Gangway! can be pretty easily encapsulated as a historical heist comedy novel or for those of you familiar with Westlake, Dortmunder in 1870's San Francisco. It also reminded me a lot of Westlake's comedy capers like High Adventure. If any of that is up your alley, then Gangway! is probably worth putting on your list.
The protagonist, Gabe Beauchamp, is a con from Hell's Kitchen, forced to go to San Francisco by his local ward boss. A lot of the book is about Gabe hating and adjusting to what he considers living in the boonies, though the authors go a long way towards making it more of a mockery of the New Yorker who has never left Manhattan. Gabe has a nose and a skill for crime and is immediately attracted to the Federal mint and the wagonloads of gold bars that are shipped into it from the mines around SF (this is the late gold rush period). So he assembles a string of wacky characters, including a streetsmart San Franciscan women who takes a shine to his exotic east coast ways.
He comes up with an elaborate, dubious plan that very much invokes the title of the book and involves a lot of other interesting characters and wacky situations. I found some of the humour a bit forced, just not quite as tight and polished as the Dortmunder novels, but it never gets in the way and overall supports a light, pleasant tone that makes for quick and enjoyable reading. The heist itself is quite fun and would have made for a great movie.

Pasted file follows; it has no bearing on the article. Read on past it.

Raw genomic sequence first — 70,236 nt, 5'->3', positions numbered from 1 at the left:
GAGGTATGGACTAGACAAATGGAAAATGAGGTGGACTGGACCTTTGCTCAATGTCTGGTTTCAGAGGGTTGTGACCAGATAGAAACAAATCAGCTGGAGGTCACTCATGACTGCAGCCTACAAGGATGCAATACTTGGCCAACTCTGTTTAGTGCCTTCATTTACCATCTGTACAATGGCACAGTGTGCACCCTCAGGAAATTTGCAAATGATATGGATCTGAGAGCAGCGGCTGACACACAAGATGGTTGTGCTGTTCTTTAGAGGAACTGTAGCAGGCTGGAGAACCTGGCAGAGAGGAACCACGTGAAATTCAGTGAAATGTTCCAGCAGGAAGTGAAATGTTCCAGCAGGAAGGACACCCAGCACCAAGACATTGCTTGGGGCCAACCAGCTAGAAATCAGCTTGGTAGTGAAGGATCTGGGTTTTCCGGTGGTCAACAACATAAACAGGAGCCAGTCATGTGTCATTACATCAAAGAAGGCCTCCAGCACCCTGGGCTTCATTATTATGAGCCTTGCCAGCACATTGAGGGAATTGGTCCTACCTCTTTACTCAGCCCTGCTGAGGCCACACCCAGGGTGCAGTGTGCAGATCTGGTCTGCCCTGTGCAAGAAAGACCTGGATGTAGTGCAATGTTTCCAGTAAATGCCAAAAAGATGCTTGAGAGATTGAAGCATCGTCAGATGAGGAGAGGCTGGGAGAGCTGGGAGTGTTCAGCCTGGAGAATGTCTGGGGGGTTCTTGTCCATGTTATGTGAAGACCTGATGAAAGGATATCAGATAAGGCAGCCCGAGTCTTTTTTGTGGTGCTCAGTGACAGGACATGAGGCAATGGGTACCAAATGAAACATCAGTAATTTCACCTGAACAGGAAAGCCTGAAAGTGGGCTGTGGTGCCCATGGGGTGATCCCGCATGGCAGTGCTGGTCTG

There is a great interview with Brian Garfield (author of Death Wish among many other things) and he talks about his days in the 60s and 70s playing in a regular poker game with Westlake as well as how they collaborated on Gangway!
Don Westlake had a blinding-fast mind. He always seemed to have on the tip of his tongue the sort of wonderful witty rejoinders that occur to most of us a day or two too late. In 1970 we got the idea that it would be amusing to try combining our strengths in a Western comedy novel. We wrote Gangway!, and it turned out to be quite funny, I think. Henry sold it and it did fairly well. But our ambitions to sell it as a basis for a movie didn’t work out. And we’d done it in a silly way—each of us would write a draft, then turn it over to the other, who’d rewrite the whole thing and give it back. It was about four times as much work as either of us would have put in individually on a book. So we didn’t try that again. But it was fun, and we got to know each other’s working styles.